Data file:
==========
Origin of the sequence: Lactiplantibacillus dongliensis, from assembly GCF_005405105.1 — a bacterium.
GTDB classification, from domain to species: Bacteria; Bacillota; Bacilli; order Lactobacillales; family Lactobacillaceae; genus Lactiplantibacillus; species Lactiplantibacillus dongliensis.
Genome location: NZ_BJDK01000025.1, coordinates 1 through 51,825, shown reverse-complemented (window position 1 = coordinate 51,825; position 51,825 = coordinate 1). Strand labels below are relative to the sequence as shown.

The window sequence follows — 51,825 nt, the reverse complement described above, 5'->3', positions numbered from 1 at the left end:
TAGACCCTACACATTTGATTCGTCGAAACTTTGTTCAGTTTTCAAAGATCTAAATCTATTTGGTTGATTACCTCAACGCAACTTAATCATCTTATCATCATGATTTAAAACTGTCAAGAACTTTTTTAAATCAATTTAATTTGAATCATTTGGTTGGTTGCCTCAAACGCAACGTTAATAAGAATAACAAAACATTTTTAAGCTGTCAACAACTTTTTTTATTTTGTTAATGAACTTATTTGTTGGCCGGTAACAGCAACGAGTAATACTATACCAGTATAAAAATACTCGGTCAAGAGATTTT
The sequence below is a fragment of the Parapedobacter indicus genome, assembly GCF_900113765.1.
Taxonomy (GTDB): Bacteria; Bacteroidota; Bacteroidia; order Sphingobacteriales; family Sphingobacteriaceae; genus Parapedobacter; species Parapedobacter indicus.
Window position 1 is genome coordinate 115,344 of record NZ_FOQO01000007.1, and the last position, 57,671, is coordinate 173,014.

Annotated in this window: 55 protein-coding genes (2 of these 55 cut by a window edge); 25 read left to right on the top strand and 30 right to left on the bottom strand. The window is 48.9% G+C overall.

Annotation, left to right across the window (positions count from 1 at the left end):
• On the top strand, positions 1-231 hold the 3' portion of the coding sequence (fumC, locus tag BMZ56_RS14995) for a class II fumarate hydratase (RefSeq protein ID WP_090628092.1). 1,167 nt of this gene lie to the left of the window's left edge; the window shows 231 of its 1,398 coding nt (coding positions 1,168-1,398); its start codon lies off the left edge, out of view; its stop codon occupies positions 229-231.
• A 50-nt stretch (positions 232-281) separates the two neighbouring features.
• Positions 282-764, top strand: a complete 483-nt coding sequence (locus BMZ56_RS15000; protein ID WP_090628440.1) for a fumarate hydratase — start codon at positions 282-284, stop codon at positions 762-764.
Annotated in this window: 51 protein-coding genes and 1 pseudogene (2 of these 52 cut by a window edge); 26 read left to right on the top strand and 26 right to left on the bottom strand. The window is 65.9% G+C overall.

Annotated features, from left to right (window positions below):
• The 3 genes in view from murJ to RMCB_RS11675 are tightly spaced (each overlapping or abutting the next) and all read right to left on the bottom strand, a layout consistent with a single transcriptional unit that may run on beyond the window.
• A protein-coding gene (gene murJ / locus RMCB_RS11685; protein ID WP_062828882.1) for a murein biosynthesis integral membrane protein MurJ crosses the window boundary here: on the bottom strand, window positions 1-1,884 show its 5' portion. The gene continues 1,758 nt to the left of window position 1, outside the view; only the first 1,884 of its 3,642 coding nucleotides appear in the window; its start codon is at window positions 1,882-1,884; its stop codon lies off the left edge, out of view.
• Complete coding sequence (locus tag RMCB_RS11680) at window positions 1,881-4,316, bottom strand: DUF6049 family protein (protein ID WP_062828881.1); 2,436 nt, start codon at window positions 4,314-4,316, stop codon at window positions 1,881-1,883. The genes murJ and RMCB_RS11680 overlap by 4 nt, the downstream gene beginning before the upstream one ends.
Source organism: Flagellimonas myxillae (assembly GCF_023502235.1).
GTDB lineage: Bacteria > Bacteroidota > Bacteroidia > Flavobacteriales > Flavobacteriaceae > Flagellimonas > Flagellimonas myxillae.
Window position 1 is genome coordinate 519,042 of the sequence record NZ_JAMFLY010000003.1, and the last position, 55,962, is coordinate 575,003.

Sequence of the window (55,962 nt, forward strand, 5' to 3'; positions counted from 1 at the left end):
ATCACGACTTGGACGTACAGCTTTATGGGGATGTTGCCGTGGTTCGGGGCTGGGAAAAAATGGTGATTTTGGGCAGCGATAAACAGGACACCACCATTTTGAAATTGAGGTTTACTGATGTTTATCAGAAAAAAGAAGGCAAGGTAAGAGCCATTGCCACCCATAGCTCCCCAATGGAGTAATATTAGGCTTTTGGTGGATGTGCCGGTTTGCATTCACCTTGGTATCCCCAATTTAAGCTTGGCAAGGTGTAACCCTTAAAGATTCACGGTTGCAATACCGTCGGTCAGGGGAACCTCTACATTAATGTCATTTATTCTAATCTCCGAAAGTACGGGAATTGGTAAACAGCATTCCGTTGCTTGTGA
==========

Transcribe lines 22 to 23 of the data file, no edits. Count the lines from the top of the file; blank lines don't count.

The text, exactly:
Sequence of the window (55,962 nt, forward strand, 5' to 3'; positions counted from 1 at the left end):
ATCACGACTTGGACGTACAGCTTTATGGGGATGTTGCCGTGGTTCGGGGCTGGGAAAAAATGGTGATTTTGGGCAGCGATAAACAGGACACCACCATTTTGAAATTGAGGTTTACTGATGTTTATCAGAAAAAAGAAGGCAAGGTAAGAGCCATTGCCACCCATAGCTCCCCAATGGAGTAATATTAGGCTTTTGGTGGATGTGCCGGTTTGCATTCACCTTGGTATCCCCAATTTAAGCTTGGCAAGGTGTAACCCTTAAAGATTCACGGTTGCAATACCGTCGGTCAGGGGAACCTCTACATTAATGTCATTTATTCTAATCTCCGAAAGTACGGGAATTGGTAAACAGCATTCCGTTGCTTGTGA